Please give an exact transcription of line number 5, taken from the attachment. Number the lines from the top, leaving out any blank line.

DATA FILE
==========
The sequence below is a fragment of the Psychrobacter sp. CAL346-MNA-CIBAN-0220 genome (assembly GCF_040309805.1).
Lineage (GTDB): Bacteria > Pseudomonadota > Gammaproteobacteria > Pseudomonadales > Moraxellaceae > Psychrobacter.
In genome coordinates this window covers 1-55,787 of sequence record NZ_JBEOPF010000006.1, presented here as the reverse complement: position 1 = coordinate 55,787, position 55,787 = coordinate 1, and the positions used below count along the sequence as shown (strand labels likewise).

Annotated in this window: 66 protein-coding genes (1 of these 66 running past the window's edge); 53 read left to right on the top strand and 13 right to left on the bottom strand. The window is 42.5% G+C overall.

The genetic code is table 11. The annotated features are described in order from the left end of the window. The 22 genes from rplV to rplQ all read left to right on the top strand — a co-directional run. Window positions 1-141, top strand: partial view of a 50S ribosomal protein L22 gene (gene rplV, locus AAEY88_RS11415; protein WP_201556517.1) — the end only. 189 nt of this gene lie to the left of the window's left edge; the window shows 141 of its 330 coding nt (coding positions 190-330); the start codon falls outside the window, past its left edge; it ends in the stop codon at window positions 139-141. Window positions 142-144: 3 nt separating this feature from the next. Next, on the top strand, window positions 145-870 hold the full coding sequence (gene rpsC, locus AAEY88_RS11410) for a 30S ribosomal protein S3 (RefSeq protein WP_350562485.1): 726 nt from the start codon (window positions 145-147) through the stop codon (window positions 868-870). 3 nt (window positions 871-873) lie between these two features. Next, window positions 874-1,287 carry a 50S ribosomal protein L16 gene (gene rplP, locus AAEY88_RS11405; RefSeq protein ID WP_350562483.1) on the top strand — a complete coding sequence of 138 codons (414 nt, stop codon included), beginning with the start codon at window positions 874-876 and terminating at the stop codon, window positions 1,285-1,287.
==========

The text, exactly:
The genetic code is table 11. The annotated features are described in order from the left end of the window. The 22 genes from rplV to rplQ all read left to right on the top strand — a co-directional run. Window positions 1-141, top strand: partial view of a 50S ribosomal protein L22 gene (gene rplV, locus AAEY88_RS11415; protein WP_201556517.1) — the end only. 189 nt of this gene lie to the left of the window's left edge; the window shows 141 of its 330 coding nt (coding positions 190-330); the start codon falls outside the window, past its left edge; it ends in the stop codon at window positions 139-141. Window positions 142-144: 3 nt separating this feature from the next. Next, on the top strand, window positions 145-870 hold the full coding sequence (gene rpsC, locus AAEY88_RS11410) for a 30S ribosomal protein S3 (RefSeq protein WP_350562485.1): 726 nt from the start codon (window positions 145-147) through the stop codon (window positions 868-870). 3 nt (window positions 871-873) lie between these two features. Next, window positions 874-1,287 carry a 50S ribosomal protein L16 gene (gene rplP, locus AAEY88_RS11405; RefSeq protein ID WP_350562483.1) on the top strand — a complete coding sequence of 138 codons (414 nt, stop codon included), beginning with the start codon at window positions 874-876 and terminating at the stop codon, window positions 1,285-1,287.